Ernst & Young, a major accounting firm, seems to have taken a page out of The Stepford Wives book and interpreted it completely wrong. The satirical thriller, written by Ira Levin, points out the gross expectations of men and women. This is expertly done with the alarmingly submissive wives featured, pointing out the imbalance between the sexes. Ernst & Young clearly missed the memo that the piece was an intended parody, and instead have used the novel as a source of inspiration for their latest sexist seminar.
The large financial company had a training presentation on the ‘pathway to success’, which gave guidelines to women employees on how they should act around men and what is deemed appropriate. Women were told to avoid confronting men and to be compliant since being outspoken can be perceived as threatening to male workers. Apparently, for Ernst & Young, confident, strong-willed women are just not the proper qualities to have in a fast-paced and competitive field.
The remarkably outdated seminar can be summed up in their own bizarre analogy.
“Women’s brains absorb information like pancakes soak up syrup, so it’s hard for them to focus. Men’s brains are more like waffles. They’re better able to focus because the information collects in each little waffle square,” a presenter said.
A seminar-attender and the former executive director of the company shared the information with Huffington Post under the anonymous name “Jane”, in fear of her superiors. Without this brave individual, Ernst & Young would continue to go about with their discriminatory seminars unchecked.
The company also included some not-so-helpful tips on how a woman should dress. Unwarranted advice like “wear well-cut attire that complements your body type,” and “don’t flaunt your body ― sexuality scrambles the mind” were included.
How a major corporation allowed a presentation that included such belittling and misogynistic instructions to be written and then spread is beyond me. Not a single member of staff noticed the absurdity of these demands in 2019. There is either a clear abuse of power causing employees to cower in silence or an even more terrifying alternative: no one cared enough to say anything. One thing is obvious; there is a distinct lack of women in leadership, and seminars like this are just enforcing this fact.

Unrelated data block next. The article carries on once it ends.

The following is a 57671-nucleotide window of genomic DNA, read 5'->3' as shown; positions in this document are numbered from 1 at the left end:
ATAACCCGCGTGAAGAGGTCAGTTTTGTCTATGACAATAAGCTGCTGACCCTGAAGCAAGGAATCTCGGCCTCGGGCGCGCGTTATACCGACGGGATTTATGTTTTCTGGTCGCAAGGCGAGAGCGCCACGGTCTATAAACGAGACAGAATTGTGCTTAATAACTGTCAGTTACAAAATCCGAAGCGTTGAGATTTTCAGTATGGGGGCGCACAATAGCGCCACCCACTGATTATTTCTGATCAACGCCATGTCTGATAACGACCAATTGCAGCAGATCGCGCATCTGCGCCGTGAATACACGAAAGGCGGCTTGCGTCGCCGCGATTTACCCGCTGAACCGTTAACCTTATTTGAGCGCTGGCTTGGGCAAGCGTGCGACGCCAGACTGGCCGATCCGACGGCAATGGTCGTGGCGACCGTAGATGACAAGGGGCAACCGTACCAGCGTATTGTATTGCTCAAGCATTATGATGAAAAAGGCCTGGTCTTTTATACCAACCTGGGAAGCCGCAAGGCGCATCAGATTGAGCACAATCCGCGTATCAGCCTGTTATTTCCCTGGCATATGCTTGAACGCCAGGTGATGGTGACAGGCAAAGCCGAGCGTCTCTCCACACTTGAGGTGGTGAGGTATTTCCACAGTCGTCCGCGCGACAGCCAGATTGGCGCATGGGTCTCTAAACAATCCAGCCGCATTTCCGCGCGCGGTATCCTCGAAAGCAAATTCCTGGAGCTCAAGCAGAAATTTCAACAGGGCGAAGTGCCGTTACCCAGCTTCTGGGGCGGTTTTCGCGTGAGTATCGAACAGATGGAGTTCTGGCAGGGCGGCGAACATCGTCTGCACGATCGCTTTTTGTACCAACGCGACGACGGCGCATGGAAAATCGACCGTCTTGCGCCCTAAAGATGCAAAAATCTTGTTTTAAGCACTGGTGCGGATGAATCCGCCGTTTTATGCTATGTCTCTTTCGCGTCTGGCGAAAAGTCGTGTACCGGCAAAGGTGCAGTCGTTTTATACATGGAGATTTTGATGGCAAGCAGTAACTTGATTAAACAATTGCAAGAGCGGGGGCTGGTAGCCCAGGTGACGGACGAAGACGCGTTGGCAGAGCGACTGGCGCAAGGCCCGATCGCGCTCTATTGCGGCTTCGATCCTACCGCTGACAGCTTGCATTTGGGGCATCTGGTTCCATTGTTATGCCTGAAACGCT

This feels likes like peculiar timing especially since the seminar takes place only weeks after the company settled a sexual assault lawsuit from a former employee. During a time where the #MeToo movement is more prevalent than ever, one may think a public lawsuit would be the wake-up call for the major corporation.
Ernst & Young is in desperate need of revision of codes of conduct if they expect to continue thriving in a world where more than half of American women are breadwinners according to the Dallas Business Journal.
Once news of the presentation broke out, the large financial company’s response to the disclosed seminar was frankly lackluster. It included no apologies for the blatant sexism or promise for change. Instead, the company took this moment in the spotlight to boast.
“EY has been — and remains — a highly recognized and award-winning leader in fostering a culture that promotes inclusion and a strong sense of belonging for all. We are, and remain, unrelenting in our effort to continue to set the standard for a best-in-class culture and work environment,” the company reported to Huffington Post.
The appalling mindset this company and others share is almost laughable if not frightening in 2019. Times are changing, or more accurately have changed, and this type of attitude can no longer be tolerated. Corporate women aren’t asking for much, just respect and common courtesy, which doesn’t seem to be too common these days.